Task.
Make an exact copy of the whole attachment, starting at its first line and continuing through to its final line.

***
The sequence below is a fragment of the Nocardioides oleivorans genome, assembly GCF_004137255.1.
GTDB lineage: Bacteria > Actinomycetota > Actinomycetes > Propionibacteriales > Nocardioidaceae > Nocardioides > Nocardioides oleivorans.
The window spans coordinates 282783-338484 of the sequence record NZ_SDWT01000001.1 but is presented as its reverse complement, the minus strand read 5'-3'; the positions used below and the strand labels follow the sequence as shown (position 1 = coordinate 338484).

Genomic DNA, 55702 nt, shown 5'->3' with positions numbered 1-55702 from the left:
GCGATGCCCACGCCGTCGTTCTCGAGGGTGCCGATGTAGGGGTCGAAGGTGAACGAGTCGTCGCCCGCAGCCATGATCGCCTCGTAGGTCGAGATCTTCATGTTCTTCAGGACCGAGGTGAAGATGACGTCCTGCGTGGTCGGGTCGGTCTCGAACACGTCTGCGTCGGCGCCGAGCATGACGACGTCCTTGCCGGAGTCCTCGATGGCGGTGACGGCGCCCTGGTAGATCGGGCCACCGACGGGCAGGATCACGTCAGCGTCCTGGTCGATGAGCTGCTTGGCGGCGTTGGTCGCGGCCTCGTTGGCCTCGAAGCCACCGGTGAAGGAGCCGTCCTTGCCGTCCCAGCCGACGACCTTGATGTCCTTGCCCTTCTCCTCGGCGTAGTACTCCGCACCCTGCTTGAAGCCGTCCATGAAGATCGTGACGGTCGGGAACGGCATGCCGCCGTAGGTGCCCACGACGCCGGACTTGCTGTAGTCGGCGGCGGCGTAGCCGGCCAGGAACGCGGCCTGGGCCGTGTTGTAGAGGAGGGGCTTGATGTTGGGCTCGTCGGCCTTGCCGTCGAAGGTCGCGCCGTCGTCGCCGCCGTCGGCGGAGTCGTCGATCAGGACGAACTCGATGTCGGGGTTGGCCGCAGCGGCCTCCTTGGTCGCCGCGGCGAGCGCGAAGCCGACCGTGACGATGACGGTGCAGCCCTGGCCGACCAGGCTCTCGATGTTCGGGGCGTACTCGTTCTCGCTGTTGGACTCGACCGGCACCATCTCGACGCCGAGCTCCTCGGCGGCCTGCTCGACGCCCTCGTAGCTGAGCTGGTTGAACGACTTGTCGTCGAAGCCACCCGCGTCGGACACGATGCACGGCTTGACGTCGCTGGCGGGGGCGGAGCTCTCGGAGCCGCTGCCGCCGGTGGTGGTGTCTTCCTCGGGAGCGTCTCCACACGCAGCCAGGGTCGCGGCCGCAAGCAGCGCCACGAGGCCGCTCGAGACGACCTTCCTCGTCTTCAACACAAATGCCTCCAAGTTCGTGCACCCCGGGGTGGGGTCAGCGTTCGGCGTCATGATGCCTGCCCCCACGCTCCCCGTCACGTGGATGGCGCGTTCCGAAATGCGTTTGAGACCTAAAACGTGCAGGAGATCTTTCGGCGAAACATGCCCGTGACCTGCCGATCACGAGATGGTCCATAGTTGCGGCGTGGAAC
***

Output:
The sequence below is a fragment of the Nocardioides oleivorans genome, assembly GCF_004137255.1.
GTDB lineage: Bacteria > Actinomycetota > Actinomycetes > Propionibacteriales > Nocardioidaceae > Nocardioides > Nocardioides oleivorans.
The window spans coordinates 282783-338484 of the sequence record NZ_SDWT01000001.1 but is presented as its reverse complement, the minus strand read 5'-3'; the positions used below and the strand labels follow the sequence as shown (position 1 = coordinate 338484).

Genomic DNA, 55702 nt, shown 5'->3' with positions numbered 1-55702 from the left:
GCGATGCCCACGCCGTCGTTCTCGAGGGTGCCGATGTAGGGGTCGAAGGTGAACGAGTCGTCGCCCGCAGCCATGATCGCCTCGTAGGTCGAGATCTTCATGTTCTTCAGGACCGAGGTGAAGATGACGTCCTGCGTGGTCGGGTCGGTCTCGAACACGTCTGCGTCGGCGCCGAGCATGACGACGTCCTTGCCGGAGTCCTCGATGGCGGTGACGGCGCCCTGGTAGATCGGGCCACCGACGGGCAGGATCACGTCAGCGTCCTGGTCGATGAGCTGCTTGGCGGCGTTGGTCGCGGCCTCGTTGGCCTCGAAGCCACCGGTGAAGGAGCCGTCCTTGCCGTCCCAGCCGACGACCTTGATGTCCTTGCCCTTCTCCTCGGCGTAGTACTCCGCACCCTGCTTGAAGCCGTCCATGAAGATCGTGACGGTCGGGAACGGCATGCCGCCGTAGGTGCCCACGACGCCGGACTTGCTGTAGTCGGCGGCGGCGTAGCCGGCCAGGAACGCGGCCTGGGCCGTGTTGTAGAGGAGGGGCTTGATGTTGGGCTCGTCGGCCTTGCCGTCGAAGGTCGCGCCGTCGTCGCCGCCGTCGGCGGAGTCGTCGATCAGGACGAACTCGATGTCGGGGTTGGCCGCAGCGGCCTCCTTGGTCGCCGCGGCGAGCGCGAAGCCGACCGTGACGATGACGGTGCAGCCCTGGCCGACCAGGCTCTCGATGTTCGGGGCGTACTCGTTCTCGCTGTTGGACTCGACCGGCACCATCTCGACGCCGAGCTCCTCGGCGGCCTGCTCGACGCCCTCGTAGCTGAGCTGGTTGAACGACTTGTCGTCGAAGCCACCCGCGTCGGACACGATGCACGGCTTGACGTCGCTGGCGGGGGCGGAGCTCTCGGAGCCGCTGCCGCCGGTGGTGGTGTCTTCCTCGGGAGCGTCTCCACACGCAGCCAGGGTCGCGGCCGCAAGCAGCGCCACGAGGCCGCTCGAGACGACCTTCCTCGTCTTCAACACAAATGCCTCCAAGTTCGTGCACCCCGGGGTGGGGTCAGCGTTCGGCGTCATGATGCCTGCCCCCACGCTCCCCGTCACGTGGATGGCGCGTTCCGAAATGCGTTTGAGACCTAAAACGTGCAGGAGATCTTTCGGCGAAACATGCCCGTGACCTGCCGATCACGAGATGGTCCATAGTTGCGGCGTGGAAC